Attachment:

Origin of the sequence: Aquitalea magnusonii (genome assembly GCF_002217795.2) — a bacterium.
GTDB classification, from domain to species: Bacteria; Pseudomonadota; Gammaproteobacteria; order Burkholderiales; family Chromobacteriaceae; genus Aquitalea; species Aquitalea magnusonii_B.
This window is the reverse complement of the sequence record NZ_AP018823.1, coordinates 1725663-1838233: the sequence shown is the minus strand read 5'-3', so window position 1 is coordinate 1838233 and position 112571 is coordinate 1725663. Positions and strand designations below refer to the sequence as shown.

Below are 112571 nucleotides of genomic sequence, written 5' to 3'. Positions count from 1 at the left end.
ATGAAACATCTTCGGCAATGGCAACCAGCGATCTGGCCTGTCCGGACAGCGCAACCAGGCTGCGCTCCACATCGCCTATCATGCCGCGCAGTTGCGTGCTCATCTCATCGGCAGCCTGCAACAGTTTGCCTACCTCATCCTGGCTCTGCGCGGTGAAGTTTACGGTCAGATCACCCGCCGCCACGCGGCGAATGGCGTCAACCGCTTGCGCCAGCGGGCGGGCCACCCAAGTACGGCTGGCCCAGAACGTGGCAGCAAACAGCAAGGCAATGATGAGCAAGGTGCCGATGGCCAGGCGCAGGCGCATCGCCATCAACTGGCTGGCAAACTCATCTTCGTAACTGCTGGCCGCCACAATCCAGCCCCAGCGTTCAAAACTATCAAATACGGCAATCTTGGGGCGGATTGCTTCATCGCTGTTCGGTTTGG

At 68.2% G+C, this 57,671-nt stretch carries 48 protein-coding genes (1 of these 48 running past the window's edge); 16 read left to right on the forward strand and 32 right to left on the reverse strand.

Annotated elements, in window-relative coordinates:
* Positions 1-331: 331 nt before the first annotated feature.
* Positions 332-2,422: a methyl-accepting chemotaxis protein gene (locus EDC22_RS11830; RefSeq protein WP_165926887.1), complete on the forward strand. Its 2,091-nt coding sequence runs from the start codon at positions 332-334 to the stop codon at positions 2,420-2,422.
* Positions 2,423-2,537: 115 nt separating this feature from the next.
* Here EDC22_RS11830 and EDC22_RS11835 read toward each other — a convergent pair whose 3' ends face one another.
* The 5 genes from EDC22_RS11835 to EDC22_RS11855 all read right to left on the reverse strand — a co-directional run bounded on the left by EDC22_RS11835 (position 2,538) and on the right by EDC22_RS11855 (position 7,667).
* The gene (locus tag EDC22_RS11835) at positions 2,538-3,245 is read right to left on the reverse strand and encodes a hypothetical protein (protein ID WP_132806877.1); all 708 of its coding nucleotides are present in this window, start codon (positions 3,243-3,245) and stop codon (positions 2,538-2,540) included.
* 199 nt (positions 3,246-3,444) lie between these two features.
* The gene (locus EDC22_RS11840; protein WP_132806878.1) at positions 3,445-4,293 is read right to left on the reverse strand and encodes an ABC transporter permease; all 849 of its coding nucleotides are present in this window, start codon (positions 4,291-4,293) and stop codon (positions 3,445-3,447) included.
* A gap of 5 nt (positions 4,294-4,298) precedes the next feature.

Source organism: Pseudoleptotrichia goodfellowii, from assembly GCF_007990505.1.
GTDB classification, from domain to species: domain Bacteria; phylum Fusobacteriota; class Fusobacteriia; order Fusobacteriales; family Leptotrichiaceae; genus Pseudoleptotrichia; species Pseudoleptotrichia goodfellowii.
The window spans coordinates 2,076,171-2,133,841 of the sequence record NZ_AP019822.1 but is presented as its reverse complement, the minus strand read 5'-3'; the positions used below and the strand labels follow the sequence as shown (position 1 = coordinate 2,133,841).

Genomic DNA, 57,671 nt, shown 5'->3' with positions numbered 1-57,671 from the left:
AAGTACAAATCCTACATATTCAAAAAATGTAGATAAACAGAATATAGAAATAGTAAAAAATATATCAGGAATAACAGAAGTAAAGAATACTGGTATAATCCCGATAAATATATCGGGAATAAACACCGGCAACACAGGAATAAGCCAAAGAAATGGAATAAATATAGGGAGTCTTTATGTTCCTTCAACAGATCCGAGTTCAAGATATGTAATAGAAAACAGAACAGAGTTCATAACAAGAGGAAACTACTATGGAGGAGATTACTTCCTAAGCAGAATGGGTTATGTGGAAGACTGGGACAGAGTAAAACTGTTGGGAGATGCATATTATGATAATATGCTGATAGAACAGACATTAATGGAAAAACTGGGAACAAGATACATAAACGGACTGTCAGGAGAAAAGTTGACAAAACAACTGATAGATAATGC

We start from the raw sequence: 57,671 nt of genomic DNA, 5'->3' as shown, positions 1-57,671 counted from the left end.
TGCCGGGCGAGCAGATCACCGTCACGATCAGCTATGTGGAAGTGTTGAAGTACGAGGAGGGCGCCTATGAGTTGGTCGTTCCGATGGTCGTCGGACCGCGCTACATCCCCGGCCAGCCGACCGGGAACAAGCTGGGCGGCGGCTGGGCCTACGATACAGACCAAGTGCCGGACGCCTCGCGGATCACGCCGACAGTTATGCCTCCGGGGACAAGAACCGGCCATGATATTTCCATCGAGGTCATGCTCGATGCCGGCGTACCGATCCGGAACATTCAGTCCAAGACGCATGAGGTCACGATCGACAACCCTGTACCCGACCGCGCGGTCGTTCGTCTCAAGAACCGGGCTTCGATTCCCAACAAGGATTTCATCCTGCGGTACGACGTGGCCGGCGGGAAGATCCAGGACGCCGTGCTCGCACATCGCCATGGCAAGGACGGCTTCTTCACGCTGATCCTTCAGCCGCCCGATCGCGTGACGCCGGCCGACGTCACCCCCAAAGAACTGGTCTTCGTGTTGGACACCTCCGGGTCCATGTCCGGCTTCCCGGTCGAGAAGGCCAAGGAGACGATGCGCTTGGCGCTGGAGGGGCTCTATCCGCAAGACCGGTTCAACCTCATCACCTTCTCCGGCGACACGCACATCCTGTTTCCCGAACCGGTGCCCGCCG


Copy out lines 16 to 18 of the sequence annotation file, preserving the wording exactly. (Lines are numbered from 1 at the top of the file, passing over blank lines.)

* A gap of 5 nt (positions 4,294-4,298) precedes the next feature.

Source organism: Pseudoleptotrichia goodfellowii, from assembly GCF_007990505.1.
GTDB classification, from domain to species: domain Bacteria; phylum Fusobacteriota; class Fusobacteriia; order Fusobacteriales; family Leptotrichiaceae; genus Pseudoleptotrichia; species Pseudoleptotrichia goodfellowii.